While it’s important to remember scientists focus on the evidence, not on opinions, it’s hard to ignore the evidence on climate change. There are large wildfires, intense heatwaves and catastrophic floods. NASA Global Climate Change recently reports human activities, such as the burning of fossil fuels, are warming the Earth’s surface and its ocean basins. Today’s teens want action.
Identity, equality and discrimination
From the Youth Survey, one third of teens regard gender identity, equality and discrimination as an important issue. With far more gender diverse young people, more are reporting being treated unfairly. According to Kids Helpline, 80 per cent of young LGBTIQA+ people experience bullying and discrimination within their school.
Unfair treatment due to race or cultural background is also an issue, especially for Aboriginal and Torres Strait Islander teens.
Teens feel increasing pressure from their peers, parents and society to conform to conflicting expectations. A fear of discrimination or abuse because of their sexuality or identity means some teenagers are hiding their true self from their peers and families.
When teens feel they don’t fit in or belong, they can be left feeling isolated and disconnected. A number of today’s television shows normalise bullying, aggressive and violent behaviour and rule-breaking. Teens are told they need to look a certain way, dress a certain way and behave a certain way. The feeling of not belonging and being rejected are things that affect many teens.
Sexual activity and alcohol and drug use are all risky taking behaviours affecting teenagers. Testing boundaries and taking some risks is a healthy way for kids to learn their limits.
According to a national survey conducted by La Trobe University, just under half of Australian teens in Years 10-12 have had sex. While they know more about sexually transmitted diseases, there is still room to improve when it comes to condom use and STI testing. More teens are turning to the internet to find their sexual health information. It’s yet another reminder that parents need to be having regular conversations with their children about sex, even if they don’t think their child is having it.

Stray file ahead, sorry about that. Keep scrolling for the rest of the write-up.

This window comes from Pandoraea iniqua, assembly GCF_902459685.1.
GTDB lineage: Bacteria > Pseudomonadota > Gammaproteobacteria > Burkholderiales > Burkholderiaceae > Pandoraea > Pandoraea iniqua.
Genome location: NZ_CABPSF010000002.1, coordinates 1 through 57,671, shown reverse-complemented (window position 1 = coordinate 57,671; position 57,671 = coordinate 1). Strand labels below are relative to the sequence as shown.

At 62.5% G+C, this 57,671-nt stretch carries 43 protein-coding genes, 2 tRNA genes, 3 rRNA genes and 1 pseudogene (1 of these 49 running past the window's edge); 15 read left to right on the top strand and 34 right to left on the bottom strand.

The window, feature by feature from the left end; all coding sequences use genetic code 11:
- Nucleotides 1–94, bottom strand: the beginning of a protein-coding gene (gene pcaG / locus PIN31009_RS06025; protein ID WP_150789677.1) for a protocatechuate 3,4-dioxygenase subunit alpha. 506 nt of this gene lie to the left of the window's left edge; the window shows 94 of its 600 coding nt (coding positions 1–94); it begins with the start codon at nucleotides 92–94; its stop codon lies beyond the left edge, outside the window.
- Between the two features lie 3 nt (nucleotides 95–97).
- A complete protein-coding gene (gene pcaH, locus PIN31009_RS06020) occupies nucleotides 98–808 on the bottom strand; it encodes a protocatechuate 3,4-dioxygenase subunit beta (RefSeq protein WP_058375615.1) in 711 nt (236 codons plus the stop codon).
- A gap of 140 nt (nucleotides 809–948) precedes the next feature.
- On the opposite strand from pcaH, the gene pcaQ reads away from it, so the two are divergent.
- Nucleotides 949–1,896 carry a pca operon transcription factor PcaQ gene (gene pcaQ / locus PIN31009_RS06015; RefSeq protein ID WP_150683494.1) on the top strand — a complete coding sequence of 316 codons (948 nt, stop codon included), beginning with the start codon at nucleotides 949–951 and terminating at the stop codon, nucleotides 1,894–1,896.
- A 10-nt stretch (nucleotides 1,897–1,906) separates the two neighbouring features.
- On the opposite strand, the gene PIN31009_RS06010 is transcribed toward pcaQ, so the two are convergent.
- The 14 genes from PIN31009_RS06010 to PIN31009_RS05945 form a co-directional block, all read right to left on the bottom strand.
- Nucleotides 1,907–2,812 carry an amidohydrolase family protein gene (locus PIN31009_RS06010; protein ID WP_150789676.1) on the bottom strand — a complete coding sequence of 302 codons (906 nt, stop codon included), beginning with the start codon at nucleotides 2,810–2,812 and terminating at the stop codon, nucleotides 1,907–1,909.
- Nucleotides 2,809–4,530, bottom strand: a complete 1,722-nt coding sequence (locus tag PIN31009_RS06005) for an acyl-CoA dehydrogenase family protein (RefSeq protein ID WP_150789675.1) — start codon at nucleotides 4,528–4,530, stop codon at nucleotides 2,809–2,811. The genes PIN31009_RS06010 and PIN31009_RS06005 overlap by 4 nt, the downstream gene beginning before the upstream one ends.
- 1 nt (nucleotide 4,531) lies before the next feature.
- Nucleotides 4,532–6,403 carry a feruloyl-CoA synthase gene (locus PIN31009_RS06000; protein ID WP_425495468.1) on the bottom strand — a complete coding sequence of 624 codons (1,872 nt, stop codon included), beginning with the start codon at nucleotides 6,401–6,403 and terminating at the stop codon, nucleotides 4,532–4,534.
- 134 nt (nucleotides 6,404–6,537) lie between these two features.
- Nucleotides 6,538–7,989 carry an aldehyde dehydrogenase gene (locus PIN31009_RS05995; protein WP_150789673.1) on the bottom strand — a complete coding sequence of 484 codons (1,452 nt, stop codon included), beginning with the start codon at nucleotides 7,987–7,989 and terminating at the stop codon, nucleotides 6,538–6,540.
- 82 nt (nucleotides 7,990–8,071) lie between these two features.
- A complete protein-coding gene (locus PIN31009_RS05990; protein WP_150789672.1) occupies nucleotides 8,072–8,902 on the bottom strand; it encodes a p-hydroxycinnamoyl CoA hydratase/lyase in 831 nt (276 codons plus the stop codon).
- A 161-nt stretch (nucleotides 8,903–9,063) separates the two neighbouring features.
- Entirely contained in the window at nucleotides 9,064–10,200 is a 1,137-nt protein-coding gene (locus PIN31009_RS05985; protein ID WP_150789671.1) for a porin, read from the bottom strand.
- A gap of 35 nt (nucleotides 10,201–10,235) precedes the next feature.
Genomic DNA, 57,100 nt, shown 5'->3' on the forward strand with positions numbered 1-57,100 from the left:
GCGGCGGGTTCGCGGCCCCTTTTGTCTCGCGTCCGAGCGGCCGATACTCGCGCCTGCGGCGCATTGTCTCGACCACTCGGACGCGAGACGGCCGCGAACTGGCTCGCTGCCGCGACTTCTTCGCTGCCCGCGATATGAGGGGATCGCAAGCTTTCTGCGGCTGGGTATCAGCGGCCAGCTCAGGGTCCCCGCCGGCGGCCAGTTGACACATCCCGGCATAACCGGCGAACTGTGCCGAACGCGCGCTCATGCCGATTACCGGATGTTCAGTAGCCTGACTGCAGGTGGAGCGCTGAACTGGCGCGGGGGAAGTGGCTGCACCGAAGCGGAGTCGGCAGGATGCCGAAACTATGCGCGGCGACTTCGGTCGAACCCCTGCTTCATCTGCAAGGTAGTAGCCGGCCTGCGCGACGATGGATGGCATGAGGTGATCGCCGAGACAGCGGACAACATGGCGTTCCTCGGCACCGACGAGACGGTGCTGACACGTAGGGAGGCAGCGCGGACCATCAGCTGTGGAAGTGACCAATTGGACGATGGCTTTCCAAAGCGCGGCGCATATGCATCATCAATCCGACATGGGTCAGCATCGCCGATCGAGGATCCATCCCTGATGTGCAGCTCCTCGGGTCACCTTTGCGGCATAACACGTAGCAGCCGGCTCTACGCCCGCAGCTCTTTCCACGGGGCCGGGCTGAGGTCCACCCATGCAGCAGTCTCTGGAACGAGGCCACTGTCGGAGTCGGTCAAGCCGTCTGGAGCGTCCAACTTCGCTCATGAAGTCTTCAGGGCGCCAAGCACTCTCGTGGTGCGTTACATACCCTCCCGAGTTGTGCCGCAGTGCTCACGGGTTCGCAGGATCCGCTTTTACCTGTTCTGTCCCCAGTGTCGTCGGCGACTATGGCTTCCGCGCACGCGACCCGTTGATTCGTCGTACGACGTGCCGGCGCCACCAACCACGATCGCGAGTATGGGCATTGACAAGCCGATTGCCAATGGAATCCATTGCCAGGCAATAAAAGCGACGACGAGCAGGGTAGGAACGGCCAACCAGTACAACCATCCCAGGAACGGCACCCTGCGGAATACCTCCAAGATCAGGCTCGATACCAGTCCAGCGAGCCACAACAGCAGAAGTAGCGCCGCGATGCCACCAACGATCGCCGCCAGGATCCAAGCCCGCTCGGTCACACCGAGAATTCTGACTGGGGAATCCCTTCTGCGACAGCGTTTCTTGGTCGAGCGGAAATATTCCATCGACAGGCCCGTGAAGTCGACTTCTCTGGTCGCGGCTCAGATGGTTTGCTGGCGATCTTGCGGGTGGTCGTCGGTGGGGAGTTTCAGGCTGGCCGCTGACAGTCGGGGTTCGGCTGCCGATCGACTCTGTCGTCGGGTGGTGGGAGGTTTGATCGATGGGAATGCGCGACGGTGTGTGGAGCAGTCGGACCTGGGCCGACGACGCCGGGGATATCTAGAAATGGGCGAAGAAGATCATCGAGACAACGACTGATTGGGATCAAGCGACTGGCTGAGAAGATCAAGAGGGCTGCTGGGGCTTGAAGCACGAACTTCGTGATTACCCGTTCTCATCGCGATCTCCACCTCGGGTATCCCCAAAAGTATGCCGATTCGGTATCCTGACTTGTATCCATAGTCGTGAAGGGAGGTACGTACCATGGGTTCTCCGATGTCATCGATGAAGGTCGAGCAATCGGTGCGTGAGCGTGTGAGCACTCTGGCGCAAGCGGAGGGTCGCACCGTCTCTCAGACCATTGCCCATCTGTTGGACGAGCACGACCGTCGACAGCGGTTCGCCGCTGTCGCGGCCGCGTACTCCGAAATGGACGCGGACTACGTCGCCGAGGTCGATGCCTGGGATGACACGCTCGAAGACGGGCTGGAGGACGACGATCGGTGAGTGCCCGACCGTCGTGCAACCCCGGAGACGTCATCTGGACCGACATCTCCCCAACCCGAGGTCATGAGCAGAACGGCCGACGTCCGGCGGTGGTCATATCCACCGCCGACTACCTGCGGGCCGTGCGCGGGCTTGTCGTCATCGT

Teenagers aged between 14 and 19 are often cited as being particularly vulnerable to the negative effects of alcohol, tobacco and illicit drugs. The Australian Institute of Health and Welfare says 30 per cent of teens are drinking alcohol at levels that put them at risk of harm at least once a month.
Smoking cigarettes is not as prevalent among today’s teenagers, but there are increasing numbers of non-smoking teens taking up e-cigarettes. While engaging in illicit drug use is a social issue for teens aged 18-19. Marijuana, ecstasy and cocaine are the most common illicit drugs for teenagers, regardless of age.
Helping teens tackle social issues
Life for today’s teens is often lived at a superficial level. While some parents are engaged in their teen’s life, others are not. The perception that because your child has reached their teens they no longer require your input is flawed. If the past two years has shown us anything, it’s that our teens need their parents more than ever. Smartphones, social media, gadgets and gizmos cannot give your teen the nurturing they need.
It’s important that parents build strong lines of communication with their children. This will help your child see you as an ally instead of an enemy. Positive communication is crucial. Leave the commands and ‘I told you so…’ at the door. Have open an honest discussions about housework, homework, driving, dating, sex, drugs, alcohol and social media use. Ackowledge you don’t always have all the answers and work with your child to find them when they are needed.
Parents need to look for signs of stress, anxiety and lack of concentration. Be aware of poor eating habits, personal hygiene, sleep disruptions and declining interest in social activities. Act quickly.
Most importantly, let your teen know you care.